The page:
Business Strategy as Human Rights Risk: the Case of Private Equity

David Birchall, Nadia Bernaz

Research output: Journal PublicationArticlepeer-review


In this article, we apply the UN Guiding Principles on Business and Human Rights to the private equity (PE) business model. PE firms often adopt a controversial, ‘value extractive’, business model based on high debt and extreme cost-cutting to generate investor returns. PE firms own large numbers of companies, including in many rights-related sectors. The model is linked to increased human rights risks to workers, housing tenants, and in privatized health and social care. We map these risks and analyse the human rights responsibilities of PE firms. Our analysis has major implications for understandings of human rights responsibility. We argue that value extractive methods are the root cause of eventual harm to human rights, even though they may not harm rights directly. To respect human rights, PE firms must mitigate the risks of these value extractive methods. We define how human rights due diligence (HRDD) could achieve this and argue that given the extent of harm and the lack of a business case for adopting such a view of human rights responsibility, business strategy level HRDD should be a core component of forthcoming HRDD laws.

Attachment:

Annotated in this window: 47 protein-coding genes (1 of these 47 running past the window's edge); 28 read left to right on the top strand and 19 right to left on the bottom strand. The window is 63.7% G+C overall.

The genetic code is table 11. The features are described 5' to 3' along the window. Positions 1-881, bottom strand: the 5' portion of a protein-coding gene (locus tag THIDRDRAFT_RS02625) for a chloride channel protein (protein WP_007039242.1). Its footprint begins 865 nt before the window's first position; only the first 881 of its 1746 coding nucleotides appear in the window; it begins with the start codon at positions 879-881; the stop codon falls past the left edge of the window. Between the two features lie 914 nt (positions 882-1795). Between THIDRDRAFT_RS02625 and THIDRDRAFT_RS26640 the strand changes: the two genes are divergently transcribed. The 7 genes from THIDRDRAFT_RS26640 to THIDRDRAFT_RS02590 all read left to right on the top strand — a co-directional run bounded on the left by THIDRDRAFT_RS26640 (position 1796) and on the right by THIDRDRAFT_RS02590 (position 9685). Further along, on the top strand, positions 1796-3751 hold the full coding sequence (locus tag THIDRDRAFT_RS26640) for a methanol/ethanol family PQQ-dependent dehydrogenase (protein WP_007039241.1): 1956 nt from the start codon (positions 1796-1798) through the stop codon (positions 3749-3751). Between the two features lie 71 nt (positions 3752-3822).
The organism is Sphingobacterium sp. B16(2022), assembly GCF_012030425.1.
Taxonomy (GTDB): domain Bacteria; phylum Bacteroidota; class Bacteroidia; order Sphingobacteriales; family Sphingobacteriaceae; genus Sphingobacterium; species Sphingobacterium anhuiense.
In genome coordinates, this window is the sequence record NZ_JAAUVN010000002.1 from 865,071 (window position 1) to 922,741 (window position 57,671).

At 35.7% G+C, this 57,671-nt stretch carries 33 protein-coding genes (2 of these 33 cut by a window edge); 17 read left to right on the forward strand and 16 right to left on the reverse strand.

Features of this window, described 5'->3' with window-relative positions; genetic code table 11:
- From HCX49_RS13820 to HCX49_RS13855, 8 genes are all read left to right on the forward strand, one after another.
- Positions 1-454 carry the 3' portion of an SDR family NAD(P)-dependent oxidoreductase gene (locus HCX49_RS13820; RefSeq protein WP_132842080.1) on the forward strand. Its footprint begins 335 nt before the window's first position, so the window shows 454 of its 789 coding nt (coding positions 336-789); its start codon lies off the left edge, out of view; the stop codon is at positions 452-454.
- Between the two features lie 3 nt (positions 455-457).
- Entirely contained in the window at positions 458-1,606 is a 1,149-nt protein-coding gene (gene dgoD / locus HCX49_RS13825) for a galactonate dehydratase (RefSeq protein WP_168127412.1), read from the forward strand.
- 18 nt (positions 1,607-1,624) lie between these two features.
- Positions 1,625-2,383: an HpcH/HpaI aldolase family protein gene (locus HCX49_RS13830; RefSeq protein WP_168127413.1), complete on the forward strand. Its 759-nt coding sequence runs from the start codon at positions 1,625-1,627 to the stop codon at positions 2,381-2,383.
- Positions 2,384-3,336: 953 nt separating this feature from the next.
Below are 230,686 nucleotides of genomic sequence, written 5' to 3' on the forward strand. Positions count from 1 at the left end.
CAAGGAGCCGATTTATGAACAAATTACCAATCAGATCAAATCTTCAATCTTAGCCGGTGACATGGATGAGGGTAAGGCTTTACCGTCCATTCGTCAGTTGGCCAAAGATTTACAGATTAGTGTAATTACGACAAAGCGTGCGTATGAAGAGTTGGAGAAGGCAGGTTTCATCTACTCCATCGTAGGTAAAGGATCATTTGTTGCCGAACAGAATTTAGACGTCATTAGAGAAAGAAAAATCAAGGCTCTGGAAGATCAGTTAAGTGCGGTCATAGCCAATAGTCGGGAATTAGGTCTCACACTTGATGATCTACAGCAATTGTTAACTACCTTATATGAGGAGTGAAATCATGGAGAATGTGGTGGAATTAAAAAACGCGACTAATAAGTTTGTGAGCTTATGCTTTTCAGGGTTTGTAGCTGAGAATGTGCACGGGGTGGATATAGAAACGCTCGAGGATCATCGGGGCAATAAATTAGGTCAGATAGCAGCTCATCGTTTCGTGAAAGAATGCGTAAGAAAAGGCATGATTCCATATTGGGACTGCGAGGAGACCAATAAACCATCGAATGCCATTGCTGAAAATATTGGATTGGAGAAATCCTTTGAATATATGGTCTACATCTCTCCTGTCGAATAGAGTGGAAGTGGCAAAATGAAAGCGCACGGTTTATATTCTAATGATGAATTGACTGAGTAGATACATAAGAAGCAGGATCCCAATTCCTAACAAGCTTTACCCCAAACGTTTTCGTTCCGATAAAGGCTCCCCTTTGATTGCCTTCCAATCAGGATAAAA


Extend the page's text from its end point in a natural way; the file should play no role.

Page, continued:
Original languageEnglish
Pages (from-to)1-23
Number of pages23
JournalHuman Rights Review
Issue number1
Publication statusPublished - Mar 2023
Externally publishedYes


  • Business and human rights
  • Human rights
  • Law and political economy
  • Private equity
  • UN Guiding Principles on Business and Human Rights

ASJC Scopus subject areas

  • Sociology and Political Science
  • Law


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